For many of us, shooting verticals takes a conscious effort. The comfortable grip of most cameras—especially most dSLR’s—induces “landscape” shots. Only high-end dSLR’s have a built-in vertical grip that helps make “portrait” shooting routine. Still, rotating the camera 90° involves either a thought like “I should get this in a vertical for its cover potential”; or a compositional decision, “this will look better as a vertical”. Mostly we happily fire away shooting horizontals. Then we end up after the fact thinking, “Dang, if I’d only shot that as a vertical”.I have a vertical grip for my Canon 5D, but for reasons of bulk or stowage (or forgetfulness) I usually don’t carry it. I also hand-hold a good deal of my photography, and I’ve found that shooting a vertical by turning the camera (and thereby lifting the right forearm skyward) has a steadiness penalty. Even when shooting in sunny skies and bright light, I get a higher percentage of hand-held keepers shooting horizontals. So unless I’m on a tripod with a collar to rotate the lens (or a Wimberley-type head), I actually prefer shooting in “landscape”.
So here’s a tip. After you fire off a series of horizontals that have you jumping for joy, point the camera above the scene and shoot one more, with a 25% overlap. Do this routinely, and you’re potentially doubling the market for the image. In Photoshop, combine the “above” image with your “best” horizontal. You’ll then have a portrait format image with space at the top for a cover title, name or logo.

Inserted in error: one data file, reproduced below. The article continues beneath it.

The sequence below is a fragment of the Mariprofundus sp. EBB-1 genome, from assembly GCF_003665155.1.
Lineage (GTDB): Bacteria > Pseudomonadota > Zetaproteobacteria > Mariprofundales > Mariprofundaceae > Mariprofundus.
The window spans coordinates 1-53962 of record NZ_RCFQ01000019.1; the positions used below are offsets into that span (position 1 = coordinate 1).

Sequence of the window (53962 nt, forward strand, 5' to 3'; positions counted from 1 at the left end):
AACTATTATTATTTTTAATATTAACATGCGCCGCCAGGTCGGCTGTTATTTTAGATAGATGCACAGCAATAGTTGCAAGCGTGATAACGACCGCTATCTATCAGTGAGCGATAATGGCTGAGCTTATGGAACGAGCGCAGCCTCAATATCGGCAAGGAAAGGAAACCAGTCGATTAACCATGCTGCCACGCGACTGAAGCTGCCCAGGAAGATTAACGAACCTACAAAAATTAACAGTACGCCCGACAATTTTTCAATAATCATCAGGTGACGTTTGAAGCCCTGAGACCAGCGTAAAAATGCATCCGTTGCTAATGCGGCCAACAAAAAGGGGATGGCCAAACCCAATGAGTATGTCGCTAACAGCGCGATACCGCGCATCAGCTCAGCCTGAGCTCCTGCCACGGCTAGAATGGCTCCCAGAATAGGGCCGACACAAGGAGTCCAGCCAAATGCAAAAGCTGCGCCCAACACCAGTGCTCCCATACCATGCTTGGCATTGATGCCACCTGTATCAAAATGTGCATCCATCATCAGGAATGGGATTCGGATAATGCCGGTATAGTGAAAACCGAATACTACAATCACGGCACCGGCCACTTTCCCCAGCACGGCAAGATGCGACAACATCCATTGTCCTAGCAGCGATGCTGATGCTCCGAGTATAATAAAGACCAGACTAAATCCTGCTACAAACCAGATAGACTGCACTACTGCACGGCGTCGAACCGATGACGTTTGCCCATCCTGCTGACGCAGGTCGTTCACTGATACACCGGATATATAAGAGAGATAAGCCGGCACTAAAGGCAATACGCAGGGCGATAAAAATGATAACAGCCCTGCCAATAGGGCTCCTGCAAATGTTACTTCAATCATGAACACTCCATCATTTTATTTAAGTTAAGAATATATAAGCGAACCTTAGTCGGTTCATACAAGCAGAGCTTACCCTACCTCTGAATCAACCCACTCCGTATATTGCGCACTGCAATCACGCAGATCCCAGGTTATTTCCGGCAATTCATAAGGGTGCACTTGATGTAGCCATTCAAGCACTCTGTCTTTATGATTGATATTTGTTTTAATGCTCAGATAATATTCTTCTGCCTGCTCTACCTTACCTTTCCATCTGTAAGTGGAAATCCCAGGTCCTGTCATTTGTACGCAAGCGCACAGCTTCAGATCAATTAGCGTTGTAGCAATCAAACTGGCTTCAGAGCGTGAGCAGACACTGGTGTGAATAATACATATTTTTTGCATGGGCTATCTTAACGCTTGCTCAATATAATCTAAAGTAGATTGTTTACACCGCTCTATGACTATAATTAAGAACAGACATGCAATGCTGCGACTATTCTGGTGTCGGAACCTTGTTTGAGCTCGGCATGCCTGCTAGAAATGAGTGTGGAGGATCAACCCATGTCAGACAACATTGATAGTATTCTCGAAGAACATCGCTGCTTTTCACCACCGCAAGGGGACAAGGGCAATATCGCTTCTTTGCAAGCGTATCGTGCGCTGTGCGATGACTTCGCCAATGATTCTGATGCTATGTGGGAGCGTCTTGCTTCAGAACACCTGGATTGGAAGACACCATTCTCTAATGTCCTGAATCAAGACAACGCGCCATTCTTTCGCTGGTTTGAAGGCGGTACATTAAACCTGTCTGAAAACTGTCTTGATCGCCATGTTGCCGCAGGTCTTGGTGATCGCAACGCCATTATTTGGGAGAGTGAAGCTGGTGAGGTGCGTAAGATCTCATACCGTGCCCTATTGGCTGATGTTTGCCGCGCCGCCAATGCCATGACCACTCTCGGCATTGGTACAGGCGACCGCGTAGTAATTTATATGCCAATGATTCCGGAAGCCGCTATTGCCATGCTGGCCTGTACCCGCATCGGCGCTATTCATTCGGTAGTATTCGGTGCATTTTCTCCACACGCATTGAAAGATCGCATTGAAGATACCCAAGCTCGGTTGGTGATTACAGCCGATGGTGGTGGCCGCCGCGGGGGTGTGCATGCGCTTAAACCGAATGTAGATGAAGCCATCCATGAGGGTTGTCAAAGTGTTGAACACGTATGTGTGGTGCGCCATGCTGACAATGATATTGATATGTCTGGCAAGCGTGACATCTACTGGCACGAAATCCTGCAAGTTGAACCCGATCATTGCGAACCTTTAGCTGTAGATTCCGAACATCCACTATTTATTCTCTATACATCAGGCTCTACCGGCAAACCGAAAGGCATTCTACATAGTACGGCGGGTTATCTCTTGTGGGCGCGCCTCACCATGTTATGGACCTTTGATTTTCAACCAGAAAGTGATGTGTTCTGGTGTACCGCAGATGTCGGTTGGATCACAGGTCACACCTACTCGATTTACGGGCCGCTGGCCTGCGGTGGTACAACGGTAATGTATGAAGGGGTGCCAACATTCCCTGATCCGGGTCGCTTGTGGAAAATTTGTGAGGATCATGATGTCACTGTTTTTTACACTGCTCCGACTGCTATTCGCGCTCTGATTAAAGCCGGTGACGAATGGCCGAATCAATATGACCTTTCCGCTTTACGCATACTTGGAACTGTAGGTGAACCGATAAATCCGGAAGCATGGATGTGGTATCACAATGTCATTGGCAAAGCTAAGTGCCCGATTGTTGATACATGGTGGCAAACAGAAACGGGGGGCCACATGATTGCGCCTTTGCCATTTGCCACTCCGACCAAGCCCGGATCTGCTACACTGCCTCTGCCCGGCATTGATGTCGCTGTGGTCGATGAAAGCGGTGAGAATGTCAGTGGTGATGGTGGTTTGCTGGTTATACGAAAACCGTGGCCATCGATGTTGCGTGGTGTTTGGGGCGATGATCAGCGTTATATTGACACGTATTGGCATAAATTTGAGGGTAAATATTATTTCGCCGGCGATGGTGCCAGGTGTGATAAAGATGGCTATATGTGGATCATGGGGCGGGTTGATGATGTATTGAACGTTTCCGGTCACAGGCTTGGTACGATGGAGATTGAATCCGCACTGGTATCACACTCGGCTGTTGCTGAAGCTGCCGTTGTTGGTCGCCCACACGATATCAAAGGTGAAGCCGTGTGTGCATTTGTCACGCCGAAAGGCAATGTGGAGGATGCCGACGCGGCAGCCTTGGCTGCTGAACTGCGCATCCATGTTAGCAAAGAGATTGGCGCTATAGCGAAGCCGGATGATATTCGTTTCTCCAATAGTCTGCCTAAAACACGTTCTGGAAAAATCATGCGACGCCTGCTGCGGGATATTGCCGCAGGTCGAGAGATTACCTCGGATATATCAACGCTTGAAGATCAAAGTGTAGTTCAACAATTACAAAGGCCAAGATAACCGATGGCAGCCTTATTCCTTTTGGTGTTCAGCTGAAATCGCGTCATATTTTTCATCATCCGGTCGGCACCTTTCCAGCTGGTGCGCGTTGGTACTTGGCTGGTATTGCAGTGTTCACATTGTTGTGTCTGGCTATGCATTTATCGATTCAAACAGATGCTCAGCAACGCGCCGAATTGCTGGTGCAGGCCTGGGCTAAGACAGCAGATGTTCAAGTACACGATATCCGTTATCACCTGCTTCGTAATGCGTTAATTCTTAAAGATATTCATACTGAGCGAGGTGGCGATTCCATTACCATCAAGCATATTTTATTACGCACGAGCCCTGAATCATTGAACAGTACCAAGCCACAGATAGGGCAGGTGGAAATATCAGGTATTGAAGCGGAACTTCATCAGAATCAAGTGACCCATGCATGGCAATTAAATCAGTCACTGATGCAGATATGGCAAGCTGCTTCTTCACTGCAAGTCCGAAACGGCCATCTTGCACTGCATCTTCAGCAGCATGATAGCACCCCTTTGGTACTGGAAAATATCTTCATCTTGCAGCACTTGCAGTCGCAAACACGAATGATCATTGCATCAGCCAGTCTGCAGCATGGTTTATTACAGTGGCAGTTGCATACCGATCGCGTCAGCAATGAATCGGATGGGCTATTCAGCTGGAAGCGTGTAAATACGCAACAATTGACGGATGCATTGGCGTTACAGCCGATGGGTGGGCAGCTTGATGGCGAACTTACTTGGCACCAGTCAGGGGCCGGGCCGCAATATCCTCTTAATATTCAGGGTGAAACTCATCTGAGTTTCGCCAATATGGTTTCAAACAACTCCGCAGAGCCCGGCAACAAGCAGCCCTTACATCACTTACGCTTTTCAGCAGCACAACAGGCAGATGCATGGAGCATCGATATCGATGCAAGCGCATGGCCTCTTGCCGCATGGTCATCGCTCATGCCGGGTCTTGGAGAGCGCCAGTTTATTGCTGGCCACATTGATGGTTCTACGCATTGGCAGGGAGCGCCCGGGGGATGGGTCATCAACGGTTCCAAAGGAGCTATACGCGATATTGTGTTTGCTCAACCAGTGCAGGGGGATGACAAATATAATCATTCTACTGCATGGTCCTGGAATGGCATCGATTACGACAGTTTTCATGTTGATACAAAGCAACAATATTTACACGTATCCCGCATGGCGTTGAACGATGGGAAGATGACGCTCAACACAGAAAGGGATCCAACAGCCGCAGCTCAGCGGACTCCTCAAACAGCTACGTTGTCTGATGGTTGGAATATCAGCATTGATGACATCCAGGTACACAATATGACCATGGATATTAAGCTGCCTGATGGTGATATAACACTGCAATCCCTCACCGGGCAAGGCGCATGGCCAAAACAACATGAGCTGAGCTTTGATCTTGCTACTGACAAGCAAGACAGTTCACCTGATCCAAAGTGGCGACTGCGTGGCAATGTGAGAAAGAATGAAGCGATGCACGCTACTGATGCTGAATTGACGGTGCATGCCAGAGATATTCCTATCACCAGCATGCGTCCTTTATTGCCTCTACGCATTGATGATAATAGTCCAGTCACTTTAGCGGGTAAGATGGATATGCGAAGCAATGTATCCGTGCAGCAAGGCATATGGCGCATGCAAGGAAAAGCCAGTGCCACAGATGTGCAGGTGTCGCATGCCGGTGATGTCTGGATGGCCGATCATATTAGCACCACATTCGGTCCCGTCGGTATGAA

The Varied Thrush feeding on Mountain Ash berries illustrates. I banged off a number of horizontal images, but then the thrush moved on to other pickings. I didn’t get any verticals. No worries, though, because I remembered to shoot an “above” shot. I aimed the camera just above the place the thrush left, and clicked the shutter. For this to work, I used the same shutter speed and focal length, and didn’t re-focus. If you’re shooting in manual mode already this is easy. Just turn off the on-camera focus button, aim high and shoot. Or, push the shutter half-way (in one-shot mode) to focus on the branch the subject was perched on, re-compose, and take the shot. You’re looking for an out-of-focus background that will merge seamlessly with your “best” image. If you’re shooting in aperture priority, try to match the exposure anyway, it makes things easier later on. It’s also helpful to shoot in Raw.
Back on the computer, I made some ordinary Lightroom adjustments on the “best” image, synced it with the “above” shot to make sure they matched, then exported both to Photoshop Elements 6. I won’t go into the Photoshop technique here, but for most images, merging the overlapping, mostly out-of-focus areas is quick work.
A sharp eye may notice a few other differences with the finished vertical compared to the original. The bird’s bill no longer touches a twig, and the bottom of the frame has been expanded a bit. I fixed (lowered) the twig by replacing it with one from another photo, splicing it in and even rotating it a bit until it looked right. The extra space at the bottom came from another photo as well, and gives the bird more room from the bottom of the frame. What can you say, but “Aah, digital”.